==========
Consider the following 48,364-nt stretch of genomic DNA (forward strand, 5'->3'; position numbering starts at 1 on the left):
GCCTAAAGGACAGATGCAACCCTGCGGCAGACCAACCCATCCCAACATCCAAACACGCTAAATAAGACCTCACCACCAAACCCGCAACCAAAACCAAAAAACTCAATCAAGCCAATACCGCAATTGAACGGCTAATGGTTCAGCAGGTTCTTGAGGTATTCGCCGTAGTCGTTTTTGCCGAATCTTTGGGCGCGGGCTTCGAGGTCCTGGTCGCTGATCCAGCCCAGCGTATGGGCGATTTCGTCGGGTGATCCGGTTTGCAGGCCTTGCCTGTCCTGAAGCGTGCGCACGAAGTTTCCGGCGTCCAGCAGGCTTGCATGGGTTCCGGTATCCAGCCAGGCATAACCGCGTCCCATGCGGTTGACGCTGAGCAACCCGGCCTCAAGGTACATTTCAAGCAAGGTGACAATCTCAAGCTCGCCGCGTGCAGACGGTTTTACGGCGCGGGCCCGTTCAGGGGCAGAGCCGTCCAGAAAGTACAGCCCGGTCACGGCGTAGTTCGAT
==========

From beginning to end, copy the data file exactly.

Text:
Consider the following 48,364-nt stretch of genomic DNA (forward strand, 5'->3'; position numbering starts at 1 on the left):
GCCTAAAGGACAGATGCAACCCTGCGGCAGACCAACCCATCCCAACATCCAAACACGCTAAATAAGACCTCACCACCAAACCCGCAACCAAAACCAAAAAACTCAATCAAGCCAATACCGCAATTGAACGGCTAATGGTTCAGCAGGTTCTTGAGGTATTCGCCGTAGTCGTTTTTGCCGAATCTTTGGGCGCGGGCTTCGAGGTCCTGGTCGCTGATCCAGCCCAGCGTATGGGCGATTTCGTCGGGTGATCCGGTTTGCAGGCCTTGCCTGTCCTGAAGCGTGCGCACGAAGTTTCCGGCGTCCAGCAGGCTTGCATGGGTTCCGGTATCCAGCCAGGCATAACCGCGTCCCATGCGGTTGACGCTGAGCAACCCGGCCTCAAGGTACATTTCAAGCAAGGTGACAATCTCAAGCTCGCCGCGTGCAGACGGTTTTACGGCGCGGGCCCGTTCAGGGGCAGAGCCGTCCAGAAAGTACAGCCCGGTCACGGCGTAGTTCGAT